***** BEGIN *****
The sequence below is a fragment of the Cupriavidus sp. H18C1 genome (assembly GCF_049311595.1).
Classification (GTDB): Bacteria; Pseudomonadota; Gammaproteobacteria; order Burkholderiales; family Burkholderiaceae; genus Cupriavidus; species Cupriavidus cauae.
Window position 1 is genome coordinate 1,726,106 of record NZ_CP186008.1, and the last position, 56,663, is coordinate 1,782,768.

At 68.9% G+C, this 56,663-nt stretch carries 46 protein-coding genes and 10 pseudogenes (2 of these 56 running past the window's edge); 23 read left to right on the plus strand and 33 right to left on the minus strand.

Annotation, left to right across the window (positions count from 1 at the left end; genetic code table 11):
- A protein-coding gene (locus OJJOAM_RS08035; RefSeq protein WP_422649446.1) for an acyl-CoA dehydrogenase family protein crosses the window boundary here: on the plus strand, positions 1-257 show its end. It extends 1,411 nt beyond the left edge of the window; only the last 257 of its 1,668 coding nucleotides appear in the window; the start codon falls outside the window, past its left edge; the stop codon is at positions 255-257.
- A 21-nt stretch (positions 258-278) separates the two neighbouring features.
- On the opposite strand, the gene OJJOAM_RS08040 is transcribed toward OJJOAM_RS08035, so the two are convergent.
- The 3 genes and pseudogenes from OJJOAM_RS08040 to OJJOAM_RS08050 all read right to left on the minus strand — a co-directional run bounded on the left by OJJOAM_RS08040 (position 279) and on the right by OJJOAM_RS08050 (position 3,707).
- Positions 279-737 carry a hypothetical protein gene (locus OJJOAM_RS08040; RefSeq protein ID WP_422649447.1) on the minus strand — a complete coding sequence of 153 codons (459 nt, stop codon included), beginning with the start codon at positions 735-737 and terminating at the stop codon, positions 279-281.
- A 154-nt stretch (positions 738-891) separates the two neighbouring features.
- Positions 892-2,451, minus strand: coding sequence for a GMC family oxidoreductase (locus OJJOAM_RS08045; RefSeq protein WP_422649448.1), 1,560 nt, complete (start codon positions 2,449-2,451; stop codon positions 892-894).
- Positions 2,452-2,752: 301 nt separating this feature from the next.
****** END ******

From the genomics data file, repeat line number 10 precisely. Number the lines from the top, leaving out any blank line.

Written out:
- Positions 279-737 carry a hypothetical protein gene (locus OJJOAM_RS08040; RefSeq protein ID WP_422649447.1) on the minus strand — a complete coding sequence of 153 codons (459 nt, stop codon included), beginning with the start codon at positions 735-737 and terminating at the stop codon, positions 279-281.